bioaerosol; built environment microbiome; community assembly; isolation by distance; ITS; 454 pyrosequencing
The main objective of the present study was to assess culturable airborne fungal concentrations, and types in different seasons. Two-stage viable impactor samplers were used with malt extract agar medium as the collection media. Culturable airborne fungal concentrations were collected indoors and outdoors of 43 homes in urban and rural environments from November 2008 to October 2009 in Egypt. Fungal concentrations were significantly higher in the rural environment than the urban environment. The median indoor and outdoor total fungal concentrations were 608 and 675 CFU/m3 in the urban environment and 1,932 and 1,872 CFU/m3 in the rural environment, respectively. The greatest concentrations were found in the autumn and spring season. Indoor and outdoor concentrations were significantly correlated (P < 0.001). The highest concentrations were observed in the fungal size range of <8 µm (fine fraction). The indoor/outdoor (I/O) ratios were not statistically different between seasons. Alternaria, Aspergillus, Cladosporium, Penicillium and yeasts were the predominant genera indoors and outdoors, and the abundance of genera varied by season and region. This study is of a potential interest as little reported research on the indoor fungal air quality from Egypt.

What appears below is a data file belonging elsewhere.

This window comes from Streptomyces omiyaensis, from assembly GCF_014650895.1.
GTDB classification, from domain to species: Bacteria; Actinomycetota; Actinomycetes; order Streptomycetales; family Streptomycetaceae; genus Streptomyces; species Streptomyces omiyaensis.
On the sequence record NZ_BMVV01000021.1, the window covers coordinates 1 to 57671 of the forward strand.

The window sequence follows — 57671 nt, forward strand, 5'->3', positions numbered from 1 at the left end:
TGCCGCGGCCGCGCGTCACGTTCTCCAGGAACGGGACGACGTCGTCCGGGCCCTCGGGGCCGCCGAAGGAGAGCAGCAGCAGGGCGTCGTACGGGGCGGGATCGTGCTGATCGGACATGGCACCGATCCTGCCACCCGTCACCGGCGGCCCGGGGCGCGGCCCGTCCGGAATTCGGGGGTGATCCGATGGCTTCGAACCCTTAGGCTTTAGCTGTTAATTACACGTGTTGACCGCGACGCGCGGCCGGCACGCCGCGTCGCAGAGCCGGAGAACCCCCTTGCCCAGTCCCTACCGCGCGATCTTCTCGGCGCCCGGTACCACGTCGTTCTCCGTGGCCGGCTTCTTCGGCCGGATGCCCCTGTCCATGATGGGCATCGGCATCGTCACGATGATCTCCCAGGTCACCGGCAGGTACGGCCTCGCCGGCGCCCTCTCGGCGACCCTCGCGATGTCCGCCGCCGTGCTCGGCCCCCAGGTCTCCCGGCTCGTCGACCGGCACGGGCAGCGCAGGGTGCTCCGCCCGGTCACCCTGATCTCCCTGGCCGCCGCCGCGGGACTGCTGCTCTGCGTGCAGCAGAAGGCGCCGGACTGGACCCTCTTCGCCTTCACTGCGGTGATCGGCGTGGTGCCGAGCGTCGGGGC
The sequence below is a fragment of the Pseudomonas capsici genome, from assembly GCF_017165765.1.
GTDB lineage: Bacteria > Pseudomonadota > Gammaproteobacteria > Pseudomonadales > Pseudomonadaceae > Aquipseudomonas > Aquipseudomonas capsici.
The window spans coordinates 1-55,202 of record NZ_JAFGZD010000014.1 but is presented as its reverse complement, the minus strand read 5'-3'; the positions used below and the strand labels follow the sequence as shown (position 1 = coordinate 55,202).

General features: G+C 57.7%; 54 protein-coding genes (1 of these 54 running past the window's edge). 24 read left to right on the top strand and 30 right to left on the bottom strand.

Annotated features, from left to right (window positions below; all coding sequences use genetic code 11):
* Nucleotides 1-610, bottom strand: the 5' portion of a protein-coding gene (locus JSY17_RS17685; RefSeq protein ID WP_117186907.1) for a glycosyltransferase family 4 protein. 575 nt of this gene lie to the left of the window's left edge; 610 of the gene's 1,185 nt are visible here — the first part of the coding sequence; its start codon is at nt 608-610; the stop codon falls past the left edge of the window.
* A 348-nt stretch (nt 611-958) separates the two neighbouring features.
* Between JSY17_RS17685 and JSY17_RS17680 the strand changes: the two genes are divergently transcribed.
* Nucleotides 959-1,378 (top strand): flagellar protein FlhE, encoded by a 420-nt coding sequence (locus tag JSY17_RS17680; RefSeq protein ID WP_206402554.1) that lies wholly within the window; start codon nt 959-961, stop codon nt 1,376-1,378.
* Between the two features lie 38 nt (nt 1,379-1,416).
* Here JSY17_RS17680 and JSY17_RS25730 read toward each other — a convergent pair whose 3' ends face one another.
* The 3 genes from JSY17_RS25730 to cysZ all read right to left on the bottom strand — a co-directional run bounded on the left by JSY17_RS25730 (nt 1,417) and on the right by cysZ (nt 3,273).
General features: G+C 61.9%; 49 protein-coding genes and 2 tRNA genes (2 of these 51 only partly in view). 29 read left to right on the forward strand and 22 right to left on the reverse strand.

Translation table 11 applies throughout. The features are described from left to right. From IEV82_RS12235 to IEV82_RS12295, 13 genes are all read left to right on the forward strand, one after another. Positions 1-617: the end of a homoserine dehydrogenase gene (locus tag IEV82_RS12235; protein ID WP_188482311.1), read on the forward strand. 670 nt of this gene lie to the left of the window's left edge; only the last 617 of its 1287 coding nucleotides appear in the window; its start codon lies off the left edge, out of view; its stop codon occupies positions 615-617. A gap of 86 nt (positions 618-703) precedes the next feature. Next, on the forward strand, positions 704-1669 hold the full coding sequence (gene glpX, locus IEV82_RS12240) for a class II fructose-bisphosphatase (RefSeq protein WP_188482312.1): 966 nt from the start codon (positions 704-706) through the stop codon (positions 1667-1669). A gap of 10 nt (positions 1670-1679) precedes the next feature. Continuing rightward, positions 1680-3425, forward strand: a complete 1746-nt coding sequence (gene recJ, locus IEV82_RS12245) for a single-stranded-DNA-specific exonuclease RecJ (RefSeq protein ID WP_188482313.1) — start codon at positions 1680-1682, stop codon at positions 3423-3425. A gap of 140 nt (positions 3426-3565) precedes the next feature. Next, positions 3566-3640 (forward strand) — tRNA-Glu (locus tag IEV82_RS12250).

air; fungi; homes; rural; urban